Bikem means, “how much,” and is a vital phrase for any foreigner hoping to pay near-local prices or just demonstrate a little knowledge of Arabic and awareness of the local culture.
While each of our American dollars brings in 5.6 Egyptian pounds, I believe most of us have developed more complex ways of thinking about money than simple conversation rates. Considering prices here is a constant juxtaposition of how much we’re paying in American dollars, comparative prices in the United States, what else we could buy in Egyptian pounds, and most interesting to me, how accessible the prices would be to average Egyptians.
What do I mean? I don’t think of a cappuccino (9-20 EGP) costing $1.5-3.5, rather 7-15 falafels sandwiches or two cab rides downtown and back.
Aisha, the Egyptian word for “bread” in Arabic, also means “life.” For many poor in Egypt the connection is quite literal. On any given day people form lines at government stands throughout the city to collect rations of pita bread. Along fuul (beans served heated with spices) bread is probably the cheapest substance. Even in the overpriced markets near our hotel a hearty pack of whole wheat pita sells for 2-4 EGP.
While some might advise foreigners to avoid “street food,” in Egypt avoidance is missing out on Egyptian culture, casual opportunities to practice Arabic, save money and of course, delicious classics.
Falafel stands are also profuse and cheap. Seconds outside our hotel (fondouc in Arabic) we pay 1.50 EGP–(around 30 cents) for half a pita stuffed with two falafel balls, salad and a white spread. At Koshari shops (an Egyptian specialty with rice, pasta, lentils, chickpeas, fried onions and red sauce) we drop 5-9 EGP in exchange for bowls filled with more carbs than we can possibly eat. On the higher end of this cheap fair are shawarma stands boasting lamb, chicken and beef (it is against Sha’ria law to eat pigs). Meat, served by default in American style white subway sandwich rolls but usually available in Syrian bread (a thin wrap) go for 7 to 15 EGP at stands.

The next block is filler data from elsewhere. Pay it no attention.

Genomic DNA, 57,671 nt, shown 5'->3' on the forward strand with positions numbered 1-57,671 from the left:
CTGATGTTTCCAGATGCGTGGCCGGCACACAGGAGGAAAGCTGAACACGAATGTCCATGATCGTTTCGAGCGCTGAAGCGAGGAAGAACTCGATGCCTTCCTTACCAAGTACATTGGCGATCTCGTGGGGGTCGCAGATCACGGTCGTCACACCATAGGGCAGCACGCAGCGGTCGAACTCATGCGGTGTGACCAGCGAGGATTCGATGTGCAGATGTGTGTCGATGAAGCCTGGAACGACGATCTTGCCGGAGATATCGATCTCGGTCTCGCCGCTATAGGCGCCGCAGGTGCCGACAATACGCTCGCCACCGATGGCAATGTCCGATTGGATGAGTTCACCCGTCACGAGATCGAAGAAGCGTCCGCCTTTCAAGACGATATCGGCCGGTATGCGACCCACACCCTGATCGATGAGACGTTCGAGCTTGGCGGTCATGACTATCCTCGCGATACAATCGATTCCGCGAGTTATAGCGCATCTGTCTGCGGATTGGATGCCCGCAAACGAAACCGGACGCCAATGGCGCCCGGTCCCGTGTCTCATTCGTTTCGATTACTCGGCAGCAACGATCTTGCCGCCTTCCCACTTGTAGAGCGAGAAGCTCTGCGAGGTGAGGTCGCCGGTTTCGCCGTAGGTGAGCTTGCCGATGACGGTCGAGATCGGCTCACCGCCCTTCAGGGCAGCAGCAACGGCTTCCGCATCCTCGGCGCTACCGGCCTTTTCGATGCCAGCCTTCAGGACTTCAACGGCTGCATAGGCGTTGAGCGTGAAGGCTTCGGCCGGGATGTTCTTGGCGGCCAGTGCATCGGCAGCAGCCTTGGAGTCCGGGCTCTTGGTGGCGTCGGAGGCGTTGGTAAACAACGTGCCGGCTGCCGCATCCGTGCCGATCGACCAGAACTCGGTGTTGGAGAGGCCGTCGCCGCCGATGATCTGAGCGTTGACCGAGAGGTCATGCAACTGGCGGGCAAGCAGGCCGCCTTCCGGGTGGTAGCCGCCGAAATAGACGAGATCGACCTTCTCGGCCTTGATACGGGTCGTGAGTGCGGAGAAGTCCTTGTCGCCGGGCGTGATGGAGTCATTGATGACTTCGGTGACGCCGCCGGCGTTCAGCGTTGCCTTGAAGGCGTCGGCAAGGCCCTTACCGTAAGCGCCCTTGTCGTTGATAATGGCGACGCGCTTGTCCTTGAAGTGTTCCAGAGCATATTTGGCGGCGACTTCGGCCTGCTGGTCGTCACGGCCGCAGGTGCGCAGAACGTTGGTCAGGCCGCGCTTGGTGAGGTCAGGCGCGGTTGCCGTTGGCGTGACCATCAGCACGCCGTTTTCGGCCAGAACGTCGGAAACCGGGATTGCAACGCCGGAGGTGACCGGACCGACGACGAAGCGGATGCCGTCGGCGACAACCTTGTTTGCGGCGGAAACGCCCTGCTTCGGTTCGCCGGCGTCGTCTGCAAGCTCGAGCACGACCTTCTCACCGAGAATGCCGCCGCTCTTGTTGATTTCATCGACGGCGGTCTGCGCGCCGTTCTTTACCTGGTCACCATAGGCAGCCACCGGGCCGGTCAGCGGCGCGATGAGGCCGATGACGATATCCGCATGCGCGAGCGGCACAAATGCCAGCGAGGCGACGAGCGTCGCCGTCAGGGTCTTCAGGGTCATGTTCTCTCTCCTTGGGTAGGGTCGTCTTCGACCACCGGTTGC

Now want a pasta, fetir (Egyptian style pizza), salad, kofta a place to sit down or, especially vital for our group, internet and outlets?
Most casual cafes in our area range from 15 EGP to 40 EGP for a plate of food. Throughout our expat-populated island, Zamalek, these joints are never bare of other foreigners and often well-dressed Egyptian youth chilling with friends or studying. Places like this that offer sheesha (hookah– (usually) flavored water pipe smoking) seem more popular with locals.
Also profuse are outdoor cafes with rickety to comfortable chairs filled with men smoking sheesha and playing checkers, backgammon or lounging at all hours. Drinks–juice, karkday (hibiscus) tea, sahlab here can be as little as 3EGP.
Where is America’s mark here? After a night in a downtown cafe a group of my American peers and Karim–the son of Abdu (Denis’s “Egyptian twin” who beyond coordinating everything for us, befriends us and invites us to his house for dinner) set off for late night koshari. When the shop was closed we headed for the one place Karim knew was open. McDonald’s.
Our contribution to the world. Great. We joked as those who could bear it shoveled greasy fries into their mouths.
McDonald’s, Pizza Hut, KFC, Hardee’s and Baskin Robin’s are scattered everywhere. I avoid these places with a passion-no different than my conduct in the U.S. Prices are comparable to lower-end cafes. McDonald’s boasts a 5EGP menu in imitation of their $1 menu in the U.S.
Water bottles (izaza maya) our most essential and frequent purchase, since none of us have braved the tap, cost less than 2 falafels.
I’ve concentrated mostly on food because this topic could consume your and my time for quite a while. But don’t be fooled. Clothes and shoes, makeup, cab rides, haircuts, baksheesh (tips) postcards tissues sold by elderly and children on the street all tell stories here. What is essential for life? Who is buying it? Do the people who sell it speak English?
Because Western-style products and services of all types are common here it is easy to forgot how much of Cairo’s population cannot afford or access them. The United Nations reported the Egypt’s gross domestic capital per capita as $1769.6 U.S. In 2007. In a popular Egyptian novel Midaq Alley written by Naguib Mafhouz in the 1940s, a young woman describes the rush of riding in a cab for the first time. Though outdated, it remains relevant. Our lifestyles as foreigners, the realities we see and live with are drastically different from the average Egyptian.
When I ask bikem or consider a price here, I am also asking who accesses, how and why it’s that price. In cafes I think about how those around me fit into this society. At the falafel stand I wonder how many the man sells to support his family. When I pay less than $2 to drive downtown in crowded traffic I wonder about how much the gas has cost.
Cairo as I’ve said before and will again is always far more complex than one glance, or trip, in my case.